This scenario, once again, is a reminder of the importance of a good contract. And signed change work orders. And checking details to make sure a job is done right. But now that it’s a full-blown problem, what would you do?
A busy client (married couple) contracted to have a bathroom remodeled. This included a soaking tub on an island in the middle of the room.
After the island was set and the tub installed, the tile installer pointed out to the contractor that the grout lines were not going to line up with tub. Small difference, but a difference. The tub wasn’t square with the bathroom. Somebody didn’t do their job of layout very well before the framing started and somebody else didn’t have a check list to follow when they did the framing check for square, plumb and level.
The contractor, to their credit, immediately called a meeting of all parties involved and worked out a solution that, while not perfect, would do the job and everyone seemed happy.
I mentioned above that the owners were busy folks. He was the one at the meeting to resolve the issue with the island and the tile work. She couldn’t be there. He okayed the solution and the plan was approved. But the contractor did not write a Change Work Order and get the owner to sign it approving the fix.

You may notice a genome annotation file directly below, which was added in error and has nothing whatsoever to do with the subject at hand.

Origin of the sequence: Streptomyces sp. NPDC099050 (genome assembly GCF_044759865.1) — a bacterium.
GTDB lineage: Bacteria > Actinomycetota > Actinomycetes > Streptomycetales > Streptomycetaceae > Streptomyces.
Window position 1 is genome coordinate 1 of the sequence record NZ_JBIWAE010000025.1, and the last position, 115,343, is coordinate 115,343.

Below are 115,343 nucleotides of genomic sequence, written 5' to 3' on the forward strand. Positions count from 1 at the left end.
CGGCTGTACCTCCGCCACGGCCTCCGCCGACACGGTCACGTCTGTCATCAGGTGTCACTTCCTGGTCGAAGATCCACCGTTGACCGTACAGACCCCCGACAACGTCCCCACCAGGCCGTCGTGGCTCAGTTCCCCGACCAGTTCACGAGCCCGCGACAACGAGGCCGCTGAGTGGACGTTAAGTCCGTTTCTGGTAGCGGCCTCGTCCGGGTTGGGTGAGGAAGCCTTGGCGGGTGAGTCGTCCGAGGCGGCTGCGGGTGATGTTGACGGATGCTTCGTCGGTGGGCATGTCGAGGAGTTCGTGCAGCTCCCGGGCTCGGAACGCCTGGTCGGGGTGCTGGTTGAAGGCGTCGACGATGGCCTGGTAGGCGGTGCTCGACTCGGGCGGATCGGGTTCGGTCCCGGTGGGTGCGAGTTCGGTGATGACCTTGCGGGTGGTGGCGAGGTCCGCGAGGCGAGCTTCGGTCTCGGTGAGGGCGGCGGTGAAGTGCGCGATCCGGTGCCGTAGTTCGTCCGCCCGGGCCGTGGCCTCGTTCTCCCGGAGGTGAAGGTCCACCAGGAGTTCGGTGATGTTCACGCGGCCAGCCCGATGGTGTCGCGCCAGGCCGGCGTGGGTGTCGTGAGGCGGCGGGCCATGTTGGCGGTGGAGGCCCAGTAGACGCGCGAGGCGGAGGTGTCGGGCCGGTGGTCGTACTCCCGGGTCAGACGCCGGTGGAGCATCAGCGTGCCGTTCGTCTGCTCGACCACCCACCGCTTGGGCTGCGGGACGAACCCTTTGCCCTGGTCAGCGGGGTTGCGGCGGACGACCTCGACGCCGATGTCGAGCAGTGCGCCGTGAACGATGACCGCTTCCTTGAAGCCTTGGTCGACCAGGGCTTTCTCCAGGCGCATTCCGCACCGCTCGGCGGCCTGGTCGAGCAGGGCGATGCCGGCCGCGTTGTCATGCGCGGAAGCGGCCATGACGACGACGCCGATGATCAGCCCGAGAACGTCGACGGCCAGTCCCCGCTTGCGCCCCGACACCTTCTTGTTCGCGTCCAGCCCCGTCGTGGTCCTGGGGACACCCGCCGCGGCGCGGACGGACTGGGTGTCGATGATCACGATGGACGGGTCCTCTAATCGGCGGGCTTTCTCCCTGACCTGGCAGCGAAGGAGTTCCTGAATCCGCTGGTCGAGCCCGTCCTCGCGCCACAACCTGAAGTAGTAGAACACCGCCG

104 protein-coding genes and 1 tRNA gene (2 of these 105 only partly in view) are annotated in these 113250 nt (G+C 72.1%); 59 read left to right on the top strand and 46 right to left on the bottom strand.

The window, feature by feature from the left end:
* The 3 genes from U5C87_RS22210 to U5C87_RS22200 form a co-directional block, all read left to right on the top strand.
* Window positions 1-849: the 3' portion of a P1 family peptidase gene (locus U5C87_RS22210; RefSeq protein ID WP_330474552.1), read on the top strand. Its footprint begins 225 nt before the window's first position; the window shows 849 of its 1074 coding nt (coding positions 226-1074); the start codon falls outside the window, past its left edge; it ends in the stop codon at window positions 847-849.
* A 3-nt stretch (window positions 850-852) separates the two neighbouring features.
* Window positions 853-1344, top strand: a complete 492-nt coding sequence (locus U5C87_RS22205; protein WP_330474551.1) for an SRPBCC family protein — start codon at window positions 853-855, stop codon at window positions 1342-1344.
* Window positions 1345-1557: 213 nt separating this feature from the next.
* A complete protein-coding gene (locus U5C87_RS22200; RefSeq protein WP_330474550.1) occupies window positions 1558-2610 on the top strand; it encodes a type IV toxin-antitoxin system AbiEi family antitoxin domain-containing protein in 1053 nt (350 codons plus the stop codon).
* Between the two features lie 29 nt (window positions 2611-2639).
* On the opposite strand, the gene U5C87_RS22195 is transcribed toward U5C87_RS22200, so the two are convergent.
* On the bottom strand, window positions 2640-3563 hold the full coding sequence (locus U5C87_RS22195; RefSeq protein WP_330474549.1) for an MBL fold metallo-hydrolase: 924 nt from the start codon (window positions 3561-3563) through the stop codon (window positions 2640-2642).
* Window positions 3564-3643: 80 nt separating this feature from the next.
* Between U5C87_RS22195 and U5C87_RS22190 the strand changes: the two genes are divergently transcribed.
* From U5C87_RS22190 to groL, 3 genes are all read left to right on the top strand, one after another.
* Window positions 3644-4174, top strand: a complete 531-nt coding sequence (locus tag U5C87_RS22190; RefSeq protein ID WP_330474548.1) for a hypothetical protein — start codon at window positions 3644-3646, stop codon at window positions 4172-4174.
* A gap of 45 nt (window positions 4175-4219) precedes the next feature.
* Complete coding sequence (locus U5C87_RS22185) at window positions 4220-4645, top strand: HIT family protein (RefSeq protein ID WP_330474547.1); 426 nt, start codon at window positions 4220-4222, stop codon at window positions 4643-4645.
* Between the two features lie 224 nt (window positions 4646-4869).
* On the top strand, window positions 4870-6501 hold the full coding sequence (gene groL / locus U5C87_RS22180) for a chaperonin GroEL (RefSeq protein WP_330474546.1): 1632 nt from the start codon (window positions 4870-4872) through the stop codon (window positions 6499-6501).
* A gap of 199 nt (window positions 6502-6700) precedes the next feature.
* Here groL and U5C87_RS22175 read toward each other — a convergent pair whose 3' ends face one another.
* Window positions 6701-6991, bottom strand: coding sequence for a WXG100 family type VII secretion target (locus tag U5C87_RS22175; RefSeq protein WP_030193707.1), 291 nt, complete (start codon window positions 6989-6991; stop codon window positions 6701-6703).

Next thing you know, the wife let the contractor know that she wants the tub torn out and straightened. Nothing else will please her.
Now we have a dilemma. Two people, two levels of expectation. Ever heard of that one before? The contractor has clear language in their contract that says that if one owner requests or approves a change on the job, they both approve it.
So what would you do? Tear out the tub, reframe, and reinstall? Negotiate? Hold your ground, and do what was agreed upon in the meeting?